Serious and occasionally fatal hypersensitivity (anaphylactic) reactions have been reported in patients on penicillin therapy. These reactions are more apt to occur in individuals with a history of penicillin hypersensitivity and/or hypersensitivity reactions to multiple allergens. There have been reports of individuals with a history of penicillin hypersensitivity who have experienced severe reactions when treated with cephalosporins. Before therapy with a penicillin, careful inquiry should be made concerning previous hypersensitivity reactions to penicillins, cephalosporins, and other allergens. If an allergic reaction occurs, UNASYN should be discontinued and the appropriate therapy instituted.
Hepatic dysfunction, including hepatitis and cholestatic jaundice has been associated with the use of UNASYN. Hepatic toxicity is usually reversible; however, deaths have been reported. Hepatic function should be monitored at regular intervals in patients with hepatic impairment.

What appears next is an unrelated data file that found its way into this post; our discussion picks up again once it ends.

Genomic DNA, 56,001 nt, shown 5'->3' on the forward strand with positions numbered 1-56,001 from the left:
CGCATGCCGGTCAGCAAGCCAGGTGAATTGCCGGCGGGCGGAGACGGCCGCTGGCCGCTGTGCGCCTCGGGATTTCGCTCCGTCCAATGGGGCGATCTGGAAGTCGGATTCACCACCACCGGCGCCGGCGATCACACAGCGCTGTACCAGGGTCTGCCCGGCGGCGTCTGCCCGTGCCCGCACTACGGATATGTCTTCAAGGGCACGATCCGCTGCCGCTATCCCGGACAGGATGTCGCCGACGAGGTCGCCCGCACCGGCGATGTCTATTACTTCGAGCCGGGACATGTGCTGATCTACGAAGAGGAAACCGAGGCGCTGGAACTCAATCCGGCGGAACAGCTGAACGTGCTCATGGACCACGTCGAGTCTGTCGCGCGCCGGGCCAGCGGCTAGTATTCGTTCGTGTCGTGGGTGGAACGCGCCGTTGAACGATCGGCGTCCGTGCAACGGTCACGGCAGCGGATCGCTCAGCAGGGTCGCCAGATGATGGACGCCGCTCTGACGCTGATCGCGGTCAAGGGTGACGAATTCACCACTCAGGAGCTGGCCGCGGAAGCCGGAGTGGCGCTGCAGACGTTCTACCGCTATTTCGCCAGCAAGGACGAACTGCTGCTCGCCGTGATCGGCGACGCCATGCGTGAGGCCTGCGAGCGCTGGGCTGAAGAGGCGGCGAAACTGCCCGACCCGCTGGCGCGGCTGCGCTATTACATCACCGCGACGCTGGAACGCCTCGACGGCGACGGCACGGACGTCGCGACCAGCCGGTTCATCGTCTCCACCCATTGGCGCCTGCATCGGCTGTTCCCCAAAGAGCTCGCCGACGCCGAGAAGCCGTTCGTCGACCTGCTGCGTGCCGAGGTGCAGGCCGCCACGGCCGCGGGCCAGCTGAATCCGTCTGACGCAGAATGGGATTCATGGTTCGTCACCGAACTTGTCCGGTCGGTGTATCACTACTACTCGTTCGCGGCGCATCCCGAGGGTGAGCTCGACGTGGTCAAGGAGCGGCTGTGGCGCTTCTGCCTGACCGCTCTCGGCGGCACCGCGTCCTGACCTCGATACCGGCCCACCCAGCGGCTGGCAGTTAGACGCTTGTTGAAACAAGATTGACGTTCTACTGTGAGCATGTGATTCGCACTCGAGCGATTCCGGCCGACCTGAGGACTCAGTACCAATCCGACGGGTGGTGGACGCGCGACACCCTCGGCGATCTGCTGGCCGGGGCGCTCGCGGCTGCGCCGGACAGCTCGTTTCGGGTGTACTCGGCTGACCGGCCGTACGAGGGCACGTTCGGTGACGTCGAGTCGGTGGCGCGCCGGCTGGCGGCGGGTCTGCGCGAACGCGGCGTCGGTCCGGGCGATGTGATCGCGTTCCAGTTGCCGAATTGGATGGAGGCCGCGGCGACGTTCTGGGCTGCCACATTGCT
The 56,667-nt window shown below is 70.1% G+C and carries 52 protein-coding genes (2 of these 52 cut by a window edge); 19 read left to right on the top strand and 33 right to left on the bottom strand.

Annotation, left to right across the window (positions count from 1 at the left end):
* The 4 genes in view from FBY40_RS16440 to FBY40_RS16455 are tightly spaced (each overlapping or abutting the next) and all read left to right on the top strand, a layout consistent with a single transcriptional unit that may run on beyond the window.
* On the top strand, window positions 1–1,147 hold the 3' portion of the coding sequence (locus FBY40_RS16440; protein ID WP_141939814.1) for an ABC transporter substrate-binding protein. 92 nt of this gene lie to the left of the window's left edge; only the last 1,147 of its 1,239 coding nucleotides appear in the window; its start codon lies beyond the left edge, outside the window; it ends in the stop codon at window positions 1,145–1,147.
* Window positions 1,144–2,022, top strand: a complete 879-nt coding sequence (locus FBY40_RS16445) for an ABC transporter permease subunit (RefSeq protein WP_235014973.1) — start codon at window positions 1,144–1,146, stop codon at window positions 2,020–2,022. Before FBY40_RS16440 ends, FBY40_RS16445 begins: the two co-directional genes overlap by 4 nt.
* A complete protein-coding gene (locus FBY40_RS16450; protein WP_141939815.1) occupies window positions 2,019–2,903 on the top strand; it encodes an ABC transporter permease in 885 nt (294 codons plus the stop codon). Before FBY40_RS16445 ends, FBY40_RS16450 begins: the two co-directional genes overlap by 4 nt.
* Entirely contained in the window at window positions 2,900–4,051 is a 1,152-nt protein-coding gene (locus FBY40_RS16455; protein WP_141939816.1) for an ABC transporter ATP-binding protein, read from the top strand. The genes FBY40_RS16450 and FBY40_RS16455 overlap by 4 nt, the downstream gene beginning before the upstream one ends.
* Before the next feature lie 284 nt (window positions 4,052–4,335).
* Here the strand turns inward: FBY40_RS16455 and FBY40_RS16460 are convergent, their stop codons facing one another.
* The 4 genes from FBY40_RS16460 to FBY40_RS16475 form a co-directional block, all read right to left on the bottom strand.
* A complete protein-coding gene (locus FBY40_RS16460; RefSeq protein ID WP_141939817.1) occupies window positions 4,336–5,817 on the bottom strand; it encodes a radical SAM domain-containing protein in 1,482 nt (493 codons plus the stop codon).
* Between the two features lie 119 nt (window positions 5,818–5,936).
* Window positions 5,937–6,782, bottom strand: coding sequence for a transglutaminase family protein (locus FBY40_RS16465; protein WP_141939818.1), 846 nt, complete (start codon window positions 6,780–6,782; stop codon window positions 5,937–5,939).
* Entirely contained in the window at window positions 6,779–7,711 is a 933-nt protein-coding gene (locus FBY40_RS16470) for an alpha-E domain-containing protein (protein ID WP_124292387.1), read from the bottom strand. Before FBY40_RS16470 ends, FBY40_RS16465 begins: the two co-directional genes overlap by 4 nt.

Severe Cutaneous Adverse Reactions
UNASYN may cause severe skin reactions, such as toxic epidermal necrolysis (TEN), Stevens-Johnson syndrome (SJS), dermatitis exfoliative, erythema multiforme, and Acute generalized exanthematous pustulosis (AGEP). If patients develop a skin rash they should be monitored closely and UNASYN discontinued if lesions progress (see CONTRAINDICATIONS and ADVERSE REACTIONS sections).
Clostridium difficile-Associated Diarrhea
Clostridium difficile associated diarrhea (CDAD) has been reported with use of nearly all antibacterial agents, including UNASYN, and may range in severity from mild diarrhea to fatal colitis. Treatment with antibacterial agents alters the normal flora of the colon leading to overgrowth of C. difficile.